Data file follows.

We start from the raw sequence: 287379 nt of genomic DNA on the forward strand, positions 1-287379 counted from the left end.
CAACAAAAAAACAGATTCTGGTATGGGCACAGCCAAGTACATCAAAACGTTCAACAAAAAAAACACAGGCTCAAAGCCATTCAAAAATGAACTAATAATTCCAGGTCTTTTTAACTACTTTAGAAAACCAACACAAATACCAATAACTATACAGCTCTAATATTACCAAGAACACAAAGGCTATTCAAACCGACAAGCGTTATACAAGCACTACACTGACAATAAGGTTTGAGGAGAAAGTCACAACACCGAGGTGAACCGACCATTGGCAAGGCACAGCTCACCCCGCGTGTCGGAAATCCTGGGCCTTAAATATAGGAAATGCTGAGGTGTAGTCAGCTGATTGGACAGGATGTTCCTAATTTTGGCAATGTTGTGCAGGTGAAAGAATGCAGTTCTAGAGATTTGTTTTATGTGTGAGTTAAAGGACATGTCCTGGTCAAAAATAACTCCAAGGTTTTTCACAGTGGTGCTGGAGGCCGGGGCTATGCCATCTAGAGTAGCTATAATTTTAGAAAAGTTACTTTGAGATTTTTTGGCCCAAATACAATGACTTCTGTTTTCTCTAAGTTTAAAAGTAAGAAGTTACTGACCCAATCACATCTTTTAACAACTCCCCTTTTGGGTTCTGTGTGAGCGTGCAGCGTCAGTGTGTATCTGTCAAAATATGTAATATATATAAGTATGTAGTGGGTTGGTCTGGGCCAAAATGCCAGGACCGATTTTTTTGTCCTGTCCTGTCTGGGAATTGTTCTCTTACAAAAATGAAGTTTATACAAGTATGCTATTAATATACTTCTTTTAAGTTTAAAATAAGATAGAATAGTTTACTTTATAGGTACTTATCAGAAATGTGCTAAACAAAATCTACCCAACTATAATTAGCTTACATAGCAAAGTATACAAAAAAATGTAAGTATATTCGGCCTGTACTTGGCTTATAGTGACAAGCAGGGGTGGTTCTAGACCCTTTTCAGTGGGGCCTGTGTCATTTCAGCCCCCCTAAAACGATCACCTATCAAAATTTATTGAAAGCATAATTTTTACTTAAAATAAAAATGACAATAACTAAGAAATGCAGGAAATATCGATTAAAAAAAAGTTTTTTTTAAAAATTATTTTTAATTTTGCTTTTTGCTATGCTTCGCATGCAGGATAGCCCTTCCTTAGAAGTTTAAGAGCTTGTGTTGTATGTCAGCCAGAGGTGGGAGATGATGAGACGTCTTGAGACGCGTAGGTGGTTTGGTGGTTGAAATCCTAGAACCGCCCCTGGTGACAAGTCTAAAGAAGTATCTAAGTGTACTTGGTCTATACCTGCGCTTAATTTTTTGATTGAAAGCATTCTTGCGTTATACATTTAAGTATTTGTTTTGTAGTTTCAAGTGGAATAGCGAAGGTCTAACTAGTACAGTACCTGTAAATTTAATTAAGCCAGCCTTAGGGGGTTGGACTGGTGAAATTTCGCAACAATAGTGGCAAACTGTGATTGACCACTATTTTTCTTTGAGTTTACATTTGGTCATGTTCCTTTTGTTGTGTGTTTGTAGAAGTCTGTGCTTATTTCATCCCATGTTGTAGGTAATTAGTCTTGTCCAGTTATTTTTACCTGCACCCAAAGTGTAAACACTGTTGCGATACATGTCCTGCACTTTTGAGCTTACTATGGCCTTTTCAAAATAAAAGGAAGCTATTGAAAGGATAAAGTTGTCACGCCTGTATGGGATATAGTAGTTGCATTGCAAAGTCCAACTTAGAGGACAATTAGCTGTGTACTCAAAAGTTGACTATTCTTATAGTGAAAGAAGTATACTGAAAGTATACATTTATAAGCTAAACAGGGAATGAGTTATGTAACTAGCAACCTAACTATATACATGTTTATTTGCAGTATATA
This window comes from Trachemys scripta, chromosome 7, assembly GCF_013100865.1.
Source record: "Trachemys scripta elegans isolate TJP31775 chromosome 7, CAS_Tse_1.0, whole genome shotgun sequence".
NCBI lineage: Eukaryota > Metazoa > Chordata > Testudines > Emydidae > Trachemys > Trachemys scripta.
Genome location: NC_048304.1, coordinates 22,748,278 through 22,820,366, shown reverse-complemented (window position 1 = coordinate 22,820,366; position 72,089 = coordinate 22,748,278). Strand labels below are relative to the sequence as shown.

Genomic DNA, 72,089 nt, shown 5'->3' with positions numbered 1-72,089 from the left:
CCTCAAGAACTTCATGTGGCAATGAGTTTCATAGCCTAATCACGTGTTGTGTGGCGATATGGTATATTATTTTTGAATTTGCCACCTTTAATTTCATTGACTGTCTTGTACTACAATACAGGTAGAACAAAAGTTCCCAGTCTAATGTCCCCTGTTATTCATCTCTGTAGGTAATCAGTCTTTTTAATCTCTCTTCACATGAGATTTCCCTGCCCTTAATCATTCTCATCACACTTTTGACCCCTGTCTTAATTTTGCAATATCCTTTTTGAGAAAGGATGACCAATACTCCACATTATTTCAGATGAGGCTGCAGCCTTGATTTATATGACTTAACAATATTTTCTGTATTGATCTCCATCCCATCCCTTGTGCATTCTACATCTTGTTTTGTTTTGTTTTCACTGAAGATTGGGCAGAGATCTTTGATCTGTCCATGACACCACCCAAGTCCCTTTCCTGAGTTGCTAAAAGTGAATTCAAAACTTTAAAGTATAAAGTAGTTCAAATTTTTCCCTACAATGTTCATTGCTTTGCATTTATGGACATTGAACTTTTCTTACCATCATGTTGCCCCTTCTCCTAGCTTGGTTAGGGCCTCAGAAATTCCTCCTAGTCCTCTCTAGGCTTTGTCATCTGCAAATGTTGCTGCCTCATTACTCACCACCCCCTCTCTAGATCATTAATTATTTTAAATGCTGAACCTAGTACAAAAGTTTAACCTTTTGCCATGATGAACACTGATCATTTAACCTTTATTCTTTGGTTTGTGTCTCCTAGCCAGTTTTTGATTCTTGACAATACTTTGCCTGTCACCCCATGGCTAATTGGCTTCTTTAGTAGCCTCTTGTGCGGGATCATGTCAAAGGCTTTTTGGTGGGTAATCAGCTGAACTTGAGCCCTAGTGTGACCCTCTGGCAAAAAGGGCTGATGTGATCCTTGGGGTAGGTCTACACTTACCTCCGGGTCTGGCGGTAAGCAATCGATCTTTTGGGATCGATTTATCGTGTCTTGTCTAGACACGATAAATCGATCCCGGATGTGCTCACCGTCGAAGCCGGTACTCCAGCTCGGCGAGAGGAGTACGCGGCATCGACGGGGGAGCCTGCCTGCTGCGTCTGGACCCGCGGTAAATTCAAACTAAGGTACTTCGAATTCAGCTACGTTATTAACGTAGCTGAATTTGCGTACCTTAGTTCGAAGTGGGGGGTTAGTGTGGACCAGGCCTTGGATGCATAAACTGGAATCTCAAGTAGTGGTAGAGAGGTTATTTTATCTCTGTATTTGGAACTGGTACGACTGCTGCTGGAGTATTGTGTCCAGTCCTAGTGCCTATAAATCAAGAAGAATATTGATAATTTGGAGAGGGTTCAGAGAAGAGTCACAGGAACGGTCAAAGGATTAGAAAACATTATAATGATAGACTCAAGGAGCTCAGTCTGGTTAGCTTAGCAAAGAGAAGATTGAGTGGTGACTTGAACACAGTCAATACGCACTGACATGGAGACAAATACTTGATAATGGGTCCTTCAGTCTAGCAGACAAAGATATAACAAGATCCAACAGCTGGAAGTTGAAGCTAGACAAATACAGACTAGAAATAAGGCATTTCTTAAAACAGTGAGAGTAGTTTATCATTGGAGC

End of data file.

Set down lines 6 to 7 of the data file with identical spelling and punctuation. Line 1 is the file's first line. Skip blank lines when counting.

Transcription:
Genome location: NC_048304.1, coordinates 22,748,278 through 22,820,366, shown reverse-complemented (window position 1 = coordinate 22,820,366; position 72,089 = coordinate 22,748,278). Strand labels below are relative to the sequence as shown.

Genomic DNA, 72,089 nt, shown 5'->3' with positions numbered 1-72,089 from the left: